How to access custom variables and methods of authoritative match handler in other modules?


I’m making a match handler on Lua runtime. The match handler itself has some variables and methods besides the needed functions for a match handler such as the match_loop or match_join. I have defined my own variables and methods that should exist for each match (so, not global) like this:

local M = { a_variable = -1 }

function M.a_method()

function M.match_leave(...)
    -- ...

I want to make an RPC so that the client can access the a_variable of their own match. I saw the source code and found that there is a function nk.match_get(match_id). But it doesn’t seem to give me access to the a_variable or the a_method that I created for my runtime match handler.

Can you help me with this?

Nakama 3.11.0; Docker; CockroachDB;

You should store these variables in storage i think - Nakama: Lua | Heroic Labs Documentation


Thank you!
Yes that will work for sure. I was just wondering if there’s a way to access the match handler variables directly.

The function header for the MatchGet is MatchGet(ctx context.Context, id string) (*api.Match, error)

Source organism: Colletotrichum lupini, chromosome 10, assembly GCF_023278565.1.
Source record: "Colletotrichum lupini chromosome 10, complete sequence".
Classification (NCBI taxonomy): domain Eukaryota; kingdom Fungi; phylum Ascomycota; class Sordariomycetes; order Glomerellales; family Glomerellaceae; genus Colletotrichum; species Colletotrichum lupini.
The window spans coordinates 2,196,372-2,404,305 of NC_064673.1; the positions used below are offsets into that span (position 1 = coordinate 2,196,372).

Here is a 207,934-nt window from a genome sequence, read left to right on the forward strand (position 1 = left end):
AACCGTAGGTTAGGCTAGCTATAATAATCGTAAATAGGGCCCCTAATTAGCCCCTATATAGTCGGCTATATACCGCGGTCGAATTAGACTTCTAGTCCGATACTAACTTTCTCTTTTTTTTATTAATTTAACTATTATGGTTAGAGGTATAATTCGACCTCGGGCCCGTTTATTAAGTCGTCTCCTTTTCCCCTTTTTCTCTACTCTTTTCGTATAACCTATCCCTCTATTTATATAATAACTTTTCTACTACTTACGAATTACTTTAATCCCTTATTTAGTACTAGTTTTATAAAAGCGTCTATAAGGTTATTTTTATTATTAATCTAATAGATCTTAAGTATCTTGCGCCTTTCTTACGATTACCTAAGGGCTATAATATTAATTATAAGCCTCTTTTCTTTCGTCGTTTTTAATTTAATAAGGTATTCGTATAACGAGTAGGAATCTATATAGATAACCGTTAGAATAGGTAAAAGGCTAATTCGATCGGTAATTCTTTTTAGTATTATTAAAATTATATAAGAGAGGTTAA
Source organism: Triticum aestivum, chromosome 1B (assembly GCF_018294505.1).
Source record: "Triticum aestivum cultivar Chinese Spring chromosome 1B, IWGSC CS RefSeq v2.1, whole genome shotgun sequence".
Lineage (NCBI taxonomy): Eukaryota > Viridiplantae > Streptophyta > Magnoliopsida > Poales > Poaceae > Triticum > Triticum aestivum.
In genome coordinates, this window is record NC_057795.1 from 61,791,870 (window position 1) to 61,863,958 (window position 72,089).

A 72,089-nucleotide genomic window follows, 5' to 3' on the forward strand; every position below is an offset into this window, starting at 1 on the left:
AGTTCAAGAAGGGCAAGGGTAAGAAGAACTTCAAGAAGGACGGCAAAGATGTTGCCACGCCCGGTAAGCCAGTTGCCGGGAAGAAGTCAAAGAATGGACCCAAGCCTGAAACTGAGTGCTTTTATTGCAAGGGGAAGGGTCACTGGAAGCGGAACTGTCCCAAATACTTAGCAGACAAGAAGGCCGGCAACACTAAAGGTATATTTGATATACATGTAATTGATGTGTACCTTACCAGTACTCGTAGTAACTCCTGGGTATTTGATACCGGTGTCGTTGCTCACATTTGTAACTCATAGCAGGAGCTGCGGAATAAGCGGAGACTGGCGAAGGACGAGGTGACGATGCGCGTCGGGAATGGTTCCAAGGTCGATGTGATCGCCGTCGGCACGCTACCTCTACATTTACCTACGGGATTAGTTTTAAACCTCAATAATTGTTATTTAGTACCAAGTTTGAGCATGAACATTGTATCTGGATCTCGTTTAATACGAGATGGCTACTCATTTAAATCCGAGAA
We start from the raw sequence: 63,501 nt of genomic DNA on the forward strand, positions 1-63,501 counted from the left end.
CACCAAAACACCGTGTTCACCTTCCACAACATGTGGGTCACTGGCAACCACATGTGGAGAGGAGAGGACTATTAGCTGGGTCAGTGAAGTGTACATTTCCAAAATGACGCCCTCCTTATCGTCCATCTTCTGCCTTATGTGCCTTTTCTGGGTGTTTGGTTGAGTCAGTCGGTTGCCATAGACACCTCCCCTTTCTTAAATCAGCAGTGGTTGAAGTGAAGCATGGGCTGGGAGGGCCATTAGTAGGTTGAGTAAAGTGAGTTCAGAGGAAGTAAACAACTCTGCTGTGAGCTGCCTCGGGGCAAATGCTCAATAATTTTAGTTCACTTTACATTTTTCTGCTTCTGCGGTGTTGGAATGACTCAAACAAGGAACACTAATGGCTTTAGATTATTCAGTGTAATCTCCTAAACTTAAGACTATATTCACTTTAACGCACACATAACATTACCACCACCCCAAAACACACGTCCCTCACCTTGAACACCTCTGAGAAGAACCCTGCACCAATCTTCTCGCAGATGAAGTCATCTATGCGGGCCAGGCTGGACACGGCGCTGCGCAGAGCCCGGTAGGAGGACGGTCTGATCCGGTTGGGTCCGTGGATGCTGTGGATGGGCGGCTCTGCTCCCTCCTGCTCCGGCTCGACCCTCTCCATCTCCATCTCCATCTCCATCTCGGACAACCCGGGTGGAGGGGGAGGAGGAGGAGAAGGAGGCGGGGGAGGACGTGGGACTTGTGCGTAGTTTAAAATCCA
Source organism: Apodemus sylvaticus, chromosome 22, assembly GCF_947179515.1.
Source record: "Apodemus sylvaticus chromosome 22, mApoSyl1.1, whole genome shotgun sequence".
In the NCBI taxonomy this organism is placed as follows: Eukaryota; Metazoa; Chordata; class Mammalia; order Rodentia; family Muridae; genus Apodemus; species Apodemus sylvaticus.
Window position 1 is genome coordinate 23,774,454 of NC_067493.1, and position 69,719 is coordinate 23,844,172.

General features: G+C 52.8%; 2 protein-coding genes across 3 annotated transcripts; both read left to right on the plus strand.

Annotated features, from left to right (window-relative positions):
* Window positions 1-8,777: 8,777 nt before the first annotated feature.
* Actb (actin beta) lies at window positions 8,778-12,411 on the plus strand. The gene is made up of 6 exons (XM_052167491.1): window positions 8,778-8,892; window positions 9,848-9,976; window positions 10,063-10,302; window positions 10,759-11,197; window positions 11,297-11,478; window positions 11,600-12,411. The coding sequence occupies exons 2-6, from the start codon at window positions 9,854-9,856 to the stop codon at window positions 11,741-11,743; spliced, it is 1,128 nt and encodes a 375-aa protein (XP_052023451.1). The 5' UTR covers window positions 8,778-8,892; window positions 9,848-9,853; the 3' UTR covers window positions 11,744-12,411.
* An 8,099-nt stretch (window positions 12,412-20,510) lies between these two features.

Hey @amuuu, get_match() won’t return you variables or methods you declared in code. It does return the match handler name, so you could store it as a key using the storage engine together with your relevant variables/data.

Thank you I have to use the storage engine then.

@amuuu Also worth noting there may be other ways to achieve what you need. What exactly will these variables/functions be doing, and how will they be accessed?

If it’s clients that need to call them then you should do this via match data sends with specific opcodes you designate - when the match loop receives those opcodes it would trigger the correct function on behalf of the user, and return the results via a broadcast if needed.

@zyro thanks for the response!
The main thing that I do with those variables is managing some gameplay roles and ID assignments.
I wanted the clients to use the RPC to get the latest version of that data structure every few seconds.

If the server broadcasts its updated data structure whenever someone leaves or joins, I think the opcodes that you mentioned is quite useful. The only thing that I don’t know, is whether it’s possible to broadcast match state messages to presences from inside of match_leave or match_join methods directly, like using some nakama runtime method.